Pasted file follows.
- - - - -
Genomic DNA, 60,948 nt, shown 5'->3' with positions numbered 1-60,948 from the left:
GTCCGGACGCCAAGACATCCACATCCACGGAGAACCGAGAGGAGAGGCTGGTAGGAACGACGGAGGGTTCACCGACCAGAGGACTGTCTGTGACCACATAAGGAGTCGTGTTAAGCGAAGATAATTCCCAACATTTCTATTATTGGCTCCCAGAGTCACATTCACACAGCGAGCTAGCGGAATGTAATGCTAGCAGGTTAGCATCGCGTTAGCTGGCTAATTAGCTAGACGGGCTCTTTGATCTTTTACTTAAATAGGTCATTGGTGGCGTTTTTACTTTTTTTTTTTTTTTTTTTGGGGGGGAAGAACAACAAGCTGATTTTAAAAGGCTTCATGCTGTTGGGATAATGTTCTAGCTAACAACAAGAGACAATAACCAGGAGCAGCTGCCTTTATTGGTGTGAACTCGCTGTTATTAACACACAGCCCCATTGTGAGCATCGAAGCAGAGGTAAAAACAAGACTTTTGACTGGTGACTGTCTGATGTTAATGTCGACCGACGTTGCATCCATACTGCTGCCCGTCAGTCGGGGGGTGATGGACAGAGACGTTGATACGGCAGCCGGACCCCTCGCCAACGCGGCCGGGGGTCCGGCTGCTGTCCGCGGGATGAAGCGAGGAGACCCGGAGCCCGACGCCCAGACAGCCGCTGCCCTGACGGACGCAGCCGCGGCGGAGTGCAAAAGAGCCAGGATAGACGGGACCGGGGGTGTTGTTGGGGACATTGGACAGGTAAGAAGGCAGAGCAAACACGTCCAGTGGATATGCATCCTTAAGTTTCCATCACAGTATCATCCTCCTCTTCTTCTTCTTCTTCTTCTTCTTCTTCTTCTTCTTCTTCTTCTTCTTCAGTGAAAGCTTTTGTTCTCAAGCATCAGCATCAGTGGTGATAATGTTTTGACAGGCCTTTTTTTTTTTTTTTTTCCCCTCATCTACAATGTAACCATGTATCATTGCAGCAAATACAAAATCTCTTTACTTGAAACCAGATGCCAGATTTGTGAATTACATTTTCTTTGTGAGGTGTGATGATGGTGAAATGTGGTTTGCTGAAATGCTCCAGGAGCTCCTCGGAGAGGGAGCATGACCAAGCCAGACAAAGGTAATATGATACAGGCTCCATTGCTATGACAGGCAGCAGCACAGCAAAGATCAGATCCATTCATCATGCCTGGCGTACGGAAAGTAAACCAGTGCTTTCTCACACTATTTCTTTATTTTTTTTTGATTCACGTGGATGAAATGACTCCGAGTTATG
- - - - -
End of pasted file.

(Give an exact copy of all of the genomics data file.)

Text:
Genomic DNA, 60,948 nt, shown 5'->3' with positions numbered 1-60,948 from the left:
GTCCGGACGCCAAGACATCCACATCCACGGAGAACCGAGAGGAGAGGCTGGTAGGAACGACGGAGGGTTCACCGACCAGAGGACTGTCTGTGACCACATAAGGAGTCGTGTTAAGCGAAGATAATTCCCAACATTTCTATTATTGGCTCCCAGAGTCACATTCACACAGCGAGCTAGCGGAATGTAATGCTAGCAGGTTAGCATCGCGTTAGCTGGCTAATTAGCTAGACGGGCTCTTTGATCTTTTACTTAAATAGGTCATTGGTGGCGTTTTTACTTTTTTTTTTTTTTTTTTTGGGGGGGAAGAACAACAAGCTGATTTTAAAAGGCTTCATGCTGTTGGGATAATGTTCTAGCTAACAACAAGAGACAATAACCAGGAGCAGCTGCCTTTATTGGTGTGAACTCGCTGTTATTAACACACAGCCCCATTGTGAGCATCGAAGCAGAGGTAAAAACAAGACTTTTGACTGGTGACTGTCTGATGTTAATGTCGACCGACGTTGCATCCATACTGCTGCCCGTCAGTCGGGGGGTGATGGACAGAGACGTTGATACGGCAGCCGGACCCCTCGCCAACGCGGCCGGGGGTCCGGCTGCTGTCCGCGGGATGAAGCGAGGAGACCCGGAGCCCGACGCCCAGACAGCCGCTGCCCTGACGGACGCAGCCGCGGCGGAGTGCAAAAGAGCCAGGATAGACGGGACCGGGGGTGTTGTTGGGGACATTGGACAGGTAAGAAGGCAGAGCAAACACGTCCAGTGGATATGCATCCTTAAGTTTCCATCACAGTATCATCCTCCTCTTCTTCTTCTTCTTCTTCTTCTTCTTCTTCTTCTTCTTCTTCTTCTTCAGTGAAAGCTTTTGTTCTCAAGCATCAGCATCAGTGGTGATAATGTTTTGACAGGCCTTTTTTTTTTTTTTTTTCCCCTCATCTACAATGTAACCATGTATCATTGCAGCAAATACAAAATCTCTTTACTTGAAACCAGATGCCAGATTTGTGAATTACATTTTCTTTGTGAGGTGTGATGATGGTGAAATGTGGTTTGCTGAAATGCTCCAGGAGCTCCTCGGAGAGGGAGCATGACCAAGCCAGACAAAGGTAATATGATACAGGCTCCATTGCTATGACAGGCAGCAGCACAGCAAAGATCAGATCCATTCATCATGCCTGGCGTACGGAAAGTAAACCAGTGCTTTCTCACACTATTTCTTTATTTTTTTTTGATTCACGTGGATGAAATGACTCCGAGTTATG